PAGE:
As the second issue, the strategy emphasises significant benefits and services resulting from non-wood production. It relates to numerous important products and services (from food to ecotourism) which are particularly significant for the economy in rural areas. The value of non-wood products in Europe is around EUR 19.5 billion per year, where 86% of harvested non-wood forest products is intended for personal consumption. It is then necessary to set all forestry measures intended to enhance the potential of the forests and prosperous forest management in synergy with the ambitions of the EU in relation to climate and biodiversity.
In line with the growing demand for ecosystem services and sustainable management that would be more friendly to biodiversity and that would strengthen the resilience of forests, it is apparent that the requirements for forests and forest owners will increase. It raises the question who will bear the costs of these measures and which funds will be used to finance new approaches. The strategy sees a solution primarily in payments for ecosystem services, in a new common agricultural policy in the Rural Development Programme or new business models, such as carbon removal certification.
New era of forestry: What is the future of forestry in the context of the new EU strategy?
The publication of the new EU strategy for forestry with an outlook until 2030 presents an appropriate opportunity for a debate on current and future challenges of the forestry sector in the Czech Republic and the future of the regulation on the EU level. On that occasion, Deloitte Legal organised, as part of the Act of the Year society-wide platform, an online panel discussion on the topic of the New Era of Forestry: Challenges and Opportunities , which was held on 5 October 2021.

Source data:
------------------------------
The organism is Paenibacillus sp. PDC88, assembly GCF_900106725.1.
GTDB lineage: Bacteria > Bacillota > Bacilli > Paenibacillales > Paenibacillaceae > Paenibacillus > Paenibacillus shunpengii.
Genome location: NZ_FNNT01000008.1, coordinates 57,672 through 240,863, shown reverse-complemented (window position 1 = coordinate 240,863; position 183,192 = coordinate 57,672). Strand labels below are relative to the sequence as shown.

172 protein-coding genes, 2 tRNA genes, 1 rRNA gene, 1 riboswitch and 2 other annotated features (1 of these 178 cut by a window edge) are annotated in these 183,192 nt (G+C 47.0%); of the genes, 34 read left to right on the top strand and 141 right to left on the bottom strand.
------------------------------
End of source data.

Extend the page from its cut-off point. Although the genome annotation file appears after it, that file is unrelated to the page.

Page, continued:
The discussion suggested that the new EU Forest Strategy for 2030 had brought numerous challenges and resulted in an enhanced strategic view of the role of forests and regulation on the EU level. The panel speakers primarily emphasised the importance of forests, forestry and wooden products for other strategic areas of the union. However, they also pointed out to an increasing demand for ecosystem services of forests and for wood as a renewable source, which may play a key role in the preparation of other plans.
The Strategy itself can be seen, according to our panel speakers, as a document which is not legally binding for the member states, however, the individual measures will result in various legally binding documents in the future. There was criticism of insufficient involvement of stakeholders and imbalance of strategy in favour of environmental functions, curtailing the social and economic pillar.
It will be essential for the future of forestry to determine a comprehensive set of approaches and measures:
- Multifunctional role of forests. To use all the benefits of forests, it will be essential to kickstart the forest bioeconomy in line with the principles of circular economy and set conditions for the cascade use of wood. The biodiversity and climate protection approaches should be an integral part of the solution rather than a limiting element.